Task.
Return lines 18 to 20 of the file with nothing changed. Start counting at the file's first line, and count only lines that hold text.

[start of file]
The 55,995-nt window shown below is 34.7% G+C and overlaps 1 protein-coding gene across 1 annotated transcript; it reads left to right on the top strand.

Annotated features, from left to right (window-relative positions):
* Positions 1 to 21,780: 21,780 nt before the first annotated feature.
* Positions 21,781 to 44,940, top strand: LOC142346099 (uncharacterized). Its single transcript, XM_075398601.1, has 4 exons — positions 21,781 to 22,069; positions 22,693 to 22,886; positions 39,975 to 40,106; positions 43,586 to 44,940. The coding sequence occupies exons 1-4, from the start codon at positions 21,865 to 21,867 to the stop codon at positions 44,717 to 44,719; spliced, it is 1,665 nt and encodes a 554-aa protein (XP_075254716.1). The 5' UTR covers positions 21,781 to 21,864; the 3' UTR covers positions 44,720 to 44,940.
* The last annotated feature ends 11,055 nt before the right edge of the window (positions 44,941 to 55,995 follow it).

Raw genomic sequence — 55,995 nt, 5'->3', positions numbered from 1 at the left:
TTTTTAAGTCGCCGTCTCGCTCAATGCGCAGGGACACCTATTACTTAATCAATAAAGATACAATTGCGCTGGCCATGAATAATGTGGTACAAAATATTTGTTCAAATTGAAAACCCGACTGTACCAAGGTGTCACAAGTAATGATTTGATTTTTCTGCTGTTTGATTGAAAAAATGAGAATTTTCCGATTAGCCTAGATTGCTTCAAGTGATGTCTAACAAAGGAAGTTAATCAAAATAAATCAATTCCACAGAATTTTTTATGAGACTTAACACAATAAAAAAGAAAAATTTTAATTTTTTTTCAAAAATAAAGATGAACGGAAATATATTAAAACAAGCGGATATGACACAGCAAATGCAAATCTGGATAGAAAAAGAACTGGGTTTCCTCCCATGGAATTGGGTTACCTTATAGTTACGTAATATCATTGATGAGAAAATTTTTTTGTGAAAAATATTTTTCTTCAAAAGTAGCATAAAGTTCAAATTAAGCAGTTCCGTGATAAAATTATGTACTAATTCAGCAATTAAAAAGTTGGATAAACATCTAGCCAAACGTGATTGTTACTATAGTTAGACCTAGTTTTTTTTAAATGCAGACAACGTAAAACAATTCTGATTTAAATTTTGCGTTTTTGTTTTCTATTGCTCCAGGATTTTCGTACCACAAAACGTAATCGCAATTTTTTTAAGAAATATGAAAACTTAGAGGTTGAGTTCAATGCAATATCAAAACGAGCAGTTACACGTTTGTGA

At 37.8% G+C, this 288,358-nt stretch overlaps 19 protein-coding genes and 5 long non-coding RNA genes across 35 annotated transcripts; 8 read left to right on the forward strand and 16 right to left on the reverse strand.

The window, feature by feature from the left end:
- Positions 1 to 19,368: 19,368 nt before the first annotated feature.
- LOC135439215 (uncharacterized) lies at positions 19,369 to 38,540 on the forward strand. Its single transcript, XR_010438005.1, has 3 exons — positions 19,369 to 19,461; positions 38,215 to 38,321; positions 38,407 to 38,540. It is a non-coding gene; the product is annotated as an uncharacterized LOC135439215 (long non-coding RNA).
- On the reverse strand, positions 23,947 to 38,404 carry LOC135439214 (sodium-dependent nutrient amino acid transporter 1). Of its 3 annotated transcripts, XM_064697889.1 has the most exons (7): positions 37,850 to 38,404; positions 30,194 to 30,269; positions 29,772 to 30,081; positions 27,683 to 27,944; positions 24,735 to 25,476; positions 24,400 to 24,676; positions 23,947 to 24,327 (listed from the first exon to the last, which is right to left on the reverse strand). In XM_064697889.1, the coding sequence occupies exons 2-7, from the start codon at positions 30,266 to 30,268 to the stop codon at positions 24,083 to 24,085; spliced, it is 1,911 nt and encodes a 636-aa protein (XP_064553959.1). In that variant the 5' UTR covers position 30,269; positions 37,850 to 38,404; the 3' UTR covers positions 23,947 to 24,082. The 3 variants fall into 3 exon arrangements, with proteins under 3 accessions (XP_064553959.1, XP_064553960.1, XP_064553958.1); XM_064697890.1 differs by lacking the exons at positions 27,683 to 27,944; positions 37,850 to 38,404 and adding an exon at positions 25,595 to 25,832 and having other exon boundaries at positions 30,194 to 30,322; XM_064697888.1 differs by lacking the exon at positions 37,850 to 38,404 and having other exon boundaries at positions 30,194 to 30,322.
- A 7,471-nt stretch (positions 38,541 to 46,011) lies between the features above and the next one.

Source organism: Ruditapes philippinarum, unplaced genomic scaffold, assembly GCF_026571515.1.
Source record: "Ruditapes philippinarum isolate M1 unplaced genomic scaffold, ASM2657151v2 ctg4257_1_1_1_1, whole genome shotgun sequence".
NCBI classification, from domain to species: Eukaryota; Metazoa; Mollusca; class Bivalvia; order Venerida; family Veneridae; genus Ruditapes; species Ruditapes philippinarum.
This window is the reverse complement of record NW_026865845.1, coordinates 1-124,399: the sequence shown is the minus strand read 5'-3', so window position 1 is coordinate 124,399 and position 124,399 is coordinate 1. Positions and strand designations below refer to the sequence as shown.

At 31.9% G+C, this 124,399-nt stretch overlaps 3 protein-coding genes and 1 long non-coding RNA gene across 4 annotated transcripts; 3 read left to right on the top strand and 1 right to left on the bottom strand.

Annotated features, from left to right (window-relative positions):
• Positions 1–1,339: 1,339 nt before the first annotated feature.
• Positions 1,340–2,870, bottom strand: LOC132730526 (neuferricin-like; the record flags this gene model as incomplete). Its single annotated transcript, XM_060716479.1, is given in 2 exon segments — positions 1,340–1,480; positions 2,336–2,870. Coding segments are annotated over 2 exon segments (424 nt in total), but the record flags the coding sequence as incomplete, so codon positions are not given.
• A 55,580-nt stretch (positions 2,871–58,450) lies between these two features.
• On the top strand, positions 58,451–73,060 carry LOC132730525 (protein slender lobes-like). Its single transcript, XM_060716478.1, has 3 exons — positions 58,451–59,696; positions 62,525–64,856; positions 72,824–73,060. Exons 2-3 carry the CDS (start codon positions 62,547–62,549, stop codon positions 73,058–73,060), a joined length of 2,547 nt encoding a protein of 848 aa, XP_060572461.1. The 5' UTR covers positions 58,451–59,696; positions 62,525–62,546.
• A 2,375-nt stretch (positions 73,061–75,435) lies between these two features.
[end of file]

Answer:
At 31.9% G+C, this 124,399-nt stretch overlaps 3 protein-coding genes and 1 long non-coding RNA gene across 4 annotated transcripts; 3 read left to right on the top strand and 1 right to left on the bottom strand.

Annotated features, from left to right (window-relative positions):
• Positions 1–1,339: 1,339 nt before the first annotated feature.